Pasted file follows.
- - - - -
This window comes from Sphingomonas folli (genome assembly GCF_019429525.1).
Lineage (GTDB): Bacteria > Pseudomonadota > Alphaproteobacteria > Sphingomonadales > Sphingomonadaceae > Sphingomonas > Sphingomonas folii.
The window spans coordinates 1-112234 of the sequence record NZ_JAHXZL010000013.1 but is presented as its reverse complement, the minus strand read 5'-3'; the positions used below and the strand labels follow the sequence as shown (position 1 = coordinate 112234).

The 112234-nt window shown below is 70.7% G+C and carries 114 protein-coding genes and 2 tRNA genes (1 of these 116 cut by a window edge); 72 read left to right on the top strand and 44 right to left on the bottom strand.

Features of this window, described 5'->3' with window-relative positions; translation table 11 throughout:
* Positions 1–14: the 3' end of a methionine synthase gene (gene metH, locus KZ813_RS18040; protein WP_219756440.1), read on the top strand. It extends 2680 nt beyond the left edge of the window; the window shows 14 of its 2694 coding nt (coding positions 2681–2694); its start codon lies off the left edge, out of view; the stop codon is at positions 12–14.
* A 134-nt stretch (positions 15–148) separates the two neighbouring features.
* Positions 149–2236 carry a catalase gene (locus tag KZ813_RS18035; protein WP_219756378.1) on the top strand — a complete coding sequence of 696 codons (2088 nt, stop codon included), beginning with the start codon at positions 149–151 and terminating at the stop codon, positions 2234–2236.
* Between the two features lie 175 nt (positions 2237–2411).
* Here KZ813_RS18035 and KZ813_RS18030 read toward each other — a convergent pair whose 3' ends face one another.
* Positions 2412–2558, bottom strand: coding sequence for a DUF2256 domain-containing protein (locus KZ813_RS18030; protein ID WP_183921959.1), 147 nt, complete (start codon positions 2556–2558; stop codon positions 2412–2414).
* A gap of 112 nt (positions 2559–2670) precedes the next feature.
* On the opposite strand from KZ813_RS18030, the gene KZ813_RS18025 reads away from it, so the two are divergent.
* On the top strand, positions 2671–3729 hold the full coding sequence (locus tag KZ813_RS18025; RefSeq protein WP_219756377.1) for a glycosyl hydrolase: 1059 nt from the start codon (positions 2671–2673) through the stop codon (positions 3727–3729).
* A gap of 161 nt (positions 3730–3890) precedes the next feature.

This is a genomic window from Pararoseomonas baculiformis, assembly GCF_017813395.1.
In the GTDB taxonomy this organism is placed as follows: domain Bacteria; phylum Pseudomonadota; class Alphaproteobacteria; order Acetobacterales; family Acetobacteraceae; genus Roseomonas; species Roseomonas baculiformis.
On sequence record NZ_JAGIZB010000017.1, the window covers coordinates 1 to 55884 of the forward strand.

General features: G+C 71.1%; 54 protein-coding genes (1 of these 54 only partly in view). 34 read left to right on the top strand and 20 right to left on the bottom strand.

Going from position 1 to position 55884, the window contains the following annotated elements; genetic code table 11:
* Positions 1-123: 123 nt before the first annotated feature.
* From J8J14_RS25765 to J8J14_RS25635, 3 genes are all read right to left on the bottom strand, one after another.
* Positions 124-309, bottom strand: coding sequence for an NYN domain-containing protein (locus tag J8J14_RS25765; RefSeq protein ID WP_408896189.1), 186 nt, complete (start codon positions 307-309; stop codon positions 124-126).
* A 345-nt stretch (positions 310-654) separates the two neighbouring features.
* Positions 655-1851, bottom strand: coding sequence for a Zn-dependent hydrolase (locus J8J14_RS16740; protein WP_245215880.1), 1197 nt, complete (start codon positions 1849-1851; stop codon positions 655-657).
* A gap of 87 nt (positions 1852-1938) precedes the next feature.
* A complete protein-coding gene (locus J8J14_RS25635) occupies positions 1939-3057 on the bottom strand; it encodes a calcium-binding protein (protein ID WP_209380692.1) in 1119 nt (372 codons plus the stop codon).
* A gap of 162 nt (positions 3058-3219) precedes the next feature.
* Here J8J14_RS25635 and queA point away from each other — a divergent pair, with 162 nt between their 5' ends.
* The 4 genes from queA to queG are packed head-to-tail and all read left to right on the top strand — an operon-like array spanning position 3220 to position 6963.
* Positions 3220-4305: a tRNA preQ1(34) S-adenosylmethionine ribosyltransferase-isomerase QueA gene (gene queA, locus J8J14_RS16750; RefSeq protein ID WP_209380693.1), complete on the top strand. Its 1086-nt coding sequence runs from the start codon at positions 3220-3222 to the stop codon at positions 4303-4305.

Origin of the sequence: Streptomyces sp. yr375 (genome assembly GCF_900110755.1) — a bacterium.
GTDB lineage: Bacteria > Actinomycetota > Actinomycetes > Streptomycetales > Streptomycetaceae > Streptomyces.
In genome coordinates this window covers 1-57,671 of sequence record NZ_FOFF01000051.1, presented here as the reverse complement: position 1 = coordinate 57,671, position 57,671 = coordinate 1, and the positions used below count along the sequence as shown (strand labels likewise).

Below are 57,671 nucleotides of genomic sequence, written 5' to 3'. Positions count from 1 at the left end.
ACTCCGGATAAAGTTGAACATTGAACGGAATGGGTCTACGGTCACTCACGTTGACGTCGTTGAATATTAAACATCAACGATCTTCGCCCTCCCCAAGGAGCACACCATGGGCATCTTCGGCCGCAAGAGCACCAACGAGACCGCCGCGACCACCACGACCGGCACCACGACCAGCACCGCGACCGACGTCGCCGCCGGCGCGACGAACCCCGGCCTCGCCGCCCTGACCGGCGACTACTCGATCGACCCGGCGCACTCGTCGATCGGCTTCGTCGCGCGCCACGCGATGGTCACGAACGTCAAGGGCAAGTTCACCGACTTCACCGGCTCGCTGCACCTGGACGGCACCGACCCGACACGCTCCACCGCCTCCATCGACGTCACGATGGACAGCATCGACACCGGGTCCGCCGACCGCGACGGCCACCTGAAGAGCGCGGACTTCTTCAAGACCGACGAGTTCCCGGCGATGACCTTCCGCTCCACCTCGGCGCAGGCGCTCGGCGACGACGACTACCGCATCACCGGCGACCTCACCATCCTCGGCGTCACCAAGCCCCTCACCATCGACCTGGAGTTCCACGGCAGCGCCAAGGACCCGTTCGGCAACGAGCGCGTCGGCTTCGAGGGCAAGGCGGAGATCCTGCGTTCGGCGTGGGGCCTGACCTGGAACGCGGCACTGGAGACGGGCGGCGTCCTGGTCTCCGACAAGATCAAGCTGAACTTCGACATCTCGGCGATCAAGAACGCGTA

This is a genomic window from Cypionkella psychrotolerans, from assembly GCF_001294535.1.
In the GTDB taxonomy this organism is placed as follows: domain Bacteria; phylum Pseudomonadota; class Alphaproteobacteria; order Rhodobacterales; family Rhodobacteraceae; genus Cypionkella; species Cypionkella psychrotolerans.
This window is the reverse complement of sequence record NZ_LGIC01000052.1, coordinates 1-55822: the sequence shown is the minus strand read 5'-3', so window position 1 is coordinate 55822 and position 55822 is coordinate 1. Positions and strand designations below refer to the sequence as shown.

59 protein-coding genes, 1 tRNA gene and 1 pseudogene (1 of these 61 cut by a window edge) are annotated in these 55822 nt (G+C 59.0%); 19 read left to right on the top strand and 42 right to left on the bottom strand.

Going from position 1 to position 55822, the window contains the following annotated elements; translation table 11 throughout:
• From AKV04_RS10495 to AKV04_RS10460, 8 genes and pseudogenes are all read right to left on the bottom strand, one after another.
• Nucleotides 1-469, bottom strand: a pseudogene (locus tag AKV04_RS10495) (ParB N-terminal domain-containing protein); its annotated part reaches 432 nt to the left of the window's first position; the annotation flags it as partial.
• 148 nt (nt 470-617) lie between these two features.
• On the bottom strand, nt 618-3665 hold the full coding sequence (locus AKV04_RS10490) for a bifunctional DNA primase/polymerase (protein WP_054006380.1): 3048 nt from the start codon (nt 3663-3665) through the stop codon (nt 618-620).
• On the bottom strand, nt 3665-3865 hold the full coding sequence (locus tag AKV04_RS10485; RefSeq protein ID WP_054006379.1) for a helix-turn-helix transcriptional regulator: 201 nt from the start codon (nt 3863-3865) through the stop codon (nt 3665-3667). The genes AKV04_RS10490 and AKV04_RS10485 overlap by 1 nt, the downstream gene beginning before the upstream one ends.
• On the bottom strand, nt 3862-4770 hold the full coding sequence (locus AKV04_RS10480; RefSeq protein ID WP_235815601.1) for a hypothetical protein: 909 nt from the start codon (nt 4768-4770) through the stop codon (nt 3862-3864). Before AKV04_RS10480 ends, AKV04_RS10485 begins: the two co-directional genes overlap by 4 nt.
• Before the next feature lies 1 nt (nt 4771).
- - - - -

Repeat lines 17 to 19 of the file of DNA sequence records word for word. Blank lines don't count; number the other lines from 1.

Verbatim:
In the GTDB taxonomy this organism is placed as follows: domain Bacteria; phylum Pseudomonadota; class Alphaproteobacteria; order Acetobacterales; family Acetobacteraceae; genus Roseomonas; species Roseomonas baculiformis.
On sequence record NZ_JAGIZB010000017.1, the window covers coordinates 1 to 55884 of the forward strand.

General features: G+C 71.1%; 54 protein-coding genes (1 of these 54 only partly in view). 34 read left to right on the top strand and 20 right to left on the bottom strand.